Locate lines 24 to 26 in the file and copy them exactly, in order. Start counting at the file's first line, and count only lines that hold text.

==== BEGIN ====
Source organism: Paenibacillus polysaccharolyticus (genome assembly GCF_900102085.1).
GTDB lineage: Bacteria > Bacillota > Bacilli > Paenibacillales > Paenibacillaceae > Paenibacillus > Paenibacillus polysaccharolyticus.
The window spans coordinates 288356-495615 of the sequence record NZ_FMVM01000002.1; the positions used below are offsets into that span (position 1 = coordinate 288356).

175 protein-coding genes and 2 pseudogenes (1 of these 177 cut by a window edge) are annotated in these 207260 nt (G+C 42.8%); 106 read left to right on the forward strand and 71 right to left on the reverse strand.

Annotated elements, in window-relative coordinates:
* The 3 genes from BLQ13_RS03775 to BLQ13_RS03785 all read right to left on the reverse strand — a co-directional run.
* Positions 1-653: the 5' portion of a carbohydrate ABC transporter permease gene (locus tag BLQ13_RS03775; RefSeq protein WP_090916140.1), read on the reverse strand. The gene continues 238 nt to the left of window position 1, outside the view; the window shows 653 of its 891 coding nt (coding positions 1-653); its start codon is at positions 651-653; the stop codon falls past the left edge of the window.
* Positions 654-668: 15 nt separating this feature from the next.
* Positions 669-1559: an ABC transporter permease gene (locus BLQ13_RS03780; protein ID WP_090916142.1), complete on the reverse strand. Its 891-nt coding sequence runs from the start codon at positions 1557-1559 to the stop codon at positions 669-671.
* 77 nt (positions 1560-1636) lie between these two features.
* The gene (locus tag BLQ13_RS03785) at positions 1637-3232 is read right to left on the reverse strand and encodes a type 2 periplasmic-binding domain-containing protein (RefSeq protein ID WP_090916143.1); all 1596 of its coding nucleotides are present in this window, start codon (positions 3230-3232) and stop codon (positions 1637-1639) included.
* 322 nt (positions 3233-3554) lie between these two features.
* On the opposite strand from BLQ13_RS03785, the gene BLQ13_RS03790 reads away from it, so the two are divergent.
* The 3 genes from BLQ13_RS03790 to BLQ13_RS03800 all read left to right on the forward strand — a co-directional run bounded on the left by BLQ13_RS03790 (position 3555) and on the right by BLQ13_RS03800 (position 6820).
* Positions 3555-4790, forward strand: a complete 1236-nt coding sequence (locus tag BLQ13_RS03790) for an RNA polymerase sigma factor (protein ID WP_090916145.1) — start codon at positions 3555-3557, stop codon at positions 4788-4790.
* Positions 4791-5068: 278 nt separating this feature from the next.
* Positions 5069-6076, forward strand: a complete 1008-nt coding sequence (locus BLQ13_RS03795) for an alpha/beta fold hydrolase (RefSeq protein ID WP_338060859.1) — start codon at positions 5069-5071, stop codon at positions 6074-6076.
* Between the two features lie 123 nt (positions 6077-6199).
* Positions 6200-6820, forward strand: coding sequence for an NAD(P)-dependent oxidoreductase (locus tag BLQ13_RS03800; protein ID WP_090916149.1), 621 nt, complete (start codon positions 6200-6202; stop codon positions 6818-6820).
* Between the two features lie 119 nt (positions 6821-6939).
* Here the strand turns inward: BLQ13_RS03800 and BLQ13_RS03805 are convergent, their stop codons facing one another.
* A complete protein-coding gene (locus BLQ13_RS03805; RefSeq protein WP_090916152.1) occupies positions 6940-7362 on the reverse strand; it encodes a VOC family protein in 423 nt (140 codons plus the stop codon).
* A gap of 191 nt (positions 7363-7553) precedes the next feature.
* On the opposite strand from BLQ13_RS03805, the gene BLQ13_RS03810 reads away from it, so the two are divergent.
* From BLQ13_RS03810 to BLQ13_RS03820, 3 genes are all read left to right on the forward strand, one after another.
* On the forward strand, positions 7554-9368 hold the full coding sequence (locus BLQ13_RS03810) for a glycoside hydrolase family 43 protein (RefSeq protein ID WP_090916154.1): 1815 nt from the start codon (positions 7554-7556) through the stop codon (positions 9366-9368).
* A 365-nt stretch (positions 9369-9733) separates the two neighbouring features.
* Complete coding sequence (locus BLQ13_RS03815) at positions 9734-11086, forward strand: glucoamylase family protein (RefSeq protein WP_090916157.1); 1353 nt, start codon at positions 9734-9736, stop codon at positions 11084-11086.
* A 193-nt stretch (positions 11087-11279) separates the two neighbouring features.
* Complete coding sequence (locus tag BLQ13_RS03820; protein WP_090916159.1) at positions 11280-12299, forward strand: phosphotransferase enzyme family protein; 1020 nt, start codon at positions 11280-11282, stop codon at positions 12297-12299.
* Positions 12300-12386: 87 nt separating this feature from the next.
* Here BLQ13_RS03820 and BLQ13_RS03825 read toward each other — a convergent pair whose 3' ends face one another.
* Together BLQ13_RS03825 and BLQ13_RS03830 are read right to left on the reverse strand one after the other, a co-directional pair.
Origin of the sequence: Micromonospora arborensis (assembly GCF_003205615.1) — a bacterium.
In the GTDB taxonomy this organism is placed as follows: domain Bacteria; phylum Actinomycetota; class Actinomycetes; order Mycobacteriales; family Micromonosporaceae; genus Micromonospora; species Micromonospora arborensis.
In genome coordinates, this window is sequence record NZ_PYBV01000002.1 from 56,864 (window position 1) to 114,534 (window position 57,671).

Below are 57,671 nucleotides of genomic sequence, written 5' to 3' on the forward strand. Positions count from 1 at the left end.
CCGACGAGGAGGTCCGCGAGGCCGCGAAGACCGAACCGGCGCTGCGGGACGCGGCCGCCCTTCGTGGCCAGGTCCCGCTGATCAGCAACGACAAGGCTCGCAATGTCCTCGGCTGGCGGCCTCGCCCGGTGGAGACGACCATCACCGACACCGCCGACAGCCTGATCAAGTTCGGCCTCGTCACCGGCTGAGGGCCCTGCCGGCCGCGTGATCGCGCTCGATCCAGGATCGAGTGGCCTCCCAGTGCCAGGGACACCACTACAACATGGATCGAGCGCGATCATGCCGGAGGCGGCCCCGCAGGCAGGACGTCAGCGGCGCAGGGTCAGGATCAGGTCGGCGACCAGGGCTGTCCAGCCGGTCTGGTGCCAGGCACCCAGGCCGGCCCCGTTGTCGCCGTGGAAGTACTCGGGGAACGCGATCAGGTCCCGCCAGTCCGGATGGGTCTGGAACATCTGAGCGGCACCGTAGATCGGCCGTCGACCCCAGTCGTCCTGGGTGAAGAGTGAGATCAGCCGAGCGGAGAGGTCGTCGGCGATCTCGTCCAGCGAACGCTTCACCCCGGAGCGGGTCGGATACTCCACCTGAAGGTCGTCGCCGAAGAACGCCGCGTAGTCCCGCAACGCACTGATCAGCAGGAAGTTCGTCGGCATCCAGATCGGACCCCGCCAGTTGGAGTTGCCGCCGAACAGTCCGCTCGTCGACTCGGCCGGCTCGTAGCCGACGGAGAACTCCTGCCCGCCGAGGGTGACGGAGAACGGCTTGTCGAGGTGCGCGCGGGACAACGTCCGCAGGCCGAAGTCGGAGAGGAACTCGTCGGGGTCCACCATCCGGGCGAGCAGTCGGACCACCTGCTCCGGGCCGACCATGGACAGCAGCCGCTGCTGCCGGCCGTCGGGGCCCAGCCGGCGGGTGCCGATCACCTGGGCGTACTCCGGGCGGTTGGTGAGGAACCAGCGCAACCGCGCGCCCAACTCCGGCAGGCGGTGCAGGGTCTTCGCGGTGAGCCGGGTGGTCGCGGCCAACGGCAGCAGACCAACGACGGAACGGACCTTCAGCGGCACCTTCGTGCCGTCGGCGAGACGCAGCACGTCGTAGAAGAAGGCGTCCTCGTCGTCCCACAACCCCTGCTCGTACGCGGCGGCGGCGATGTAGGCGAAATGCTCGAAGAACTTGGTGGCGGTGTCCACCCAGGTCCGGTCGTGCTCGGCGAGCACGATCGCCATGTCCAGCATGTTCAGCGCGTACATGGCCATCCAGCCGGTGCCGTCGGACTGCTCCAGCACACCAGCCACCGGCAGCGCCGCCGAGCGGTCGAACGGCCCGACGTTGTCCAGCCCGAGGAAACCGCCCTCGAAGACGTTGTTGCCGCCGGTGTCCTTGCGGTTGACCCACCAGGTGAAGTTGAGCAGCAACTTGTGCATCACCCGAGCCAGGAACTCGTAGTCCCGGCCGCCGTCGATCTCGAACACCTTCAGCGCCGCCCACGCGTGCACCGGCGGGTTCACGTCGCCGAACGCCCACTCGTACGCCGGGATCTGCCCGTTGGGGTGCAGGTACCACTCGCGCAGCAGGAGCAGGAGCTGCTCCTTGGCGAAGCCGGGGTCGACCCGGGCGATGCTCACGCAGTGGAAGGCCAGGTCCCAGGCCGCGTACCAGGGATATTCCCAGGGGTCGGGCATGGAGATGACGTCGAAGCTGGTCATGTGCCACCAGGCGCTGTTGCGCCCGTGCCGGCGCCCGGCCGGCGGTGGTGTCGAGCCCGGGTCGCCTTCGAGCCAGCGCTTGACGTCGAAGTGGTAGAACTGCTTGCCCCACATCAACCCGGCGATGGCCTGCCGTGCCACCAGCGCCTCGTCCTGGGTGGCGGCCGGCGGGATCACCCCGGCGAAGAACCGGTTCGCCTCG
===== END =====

* On the opposite strand from BLQ13_RS03805, the gene BLQ13_RS03810 reads away from it, so the two are divergent.
* From BLQ13_RS03810 to BLQ13_RS03820, 3 genes are all read left to right on the forward strand, one after another.
* On the forward strand, positions 7554-9368 hold the full coding sequence (locus BLQ13_RS03810) for a glycoside hydrolase family 43 protein (RefSeq protein ID WP_090916154.1): 1815 nt from the start codon (positions 7554-7556) through the stop codon (positions 9366-9368).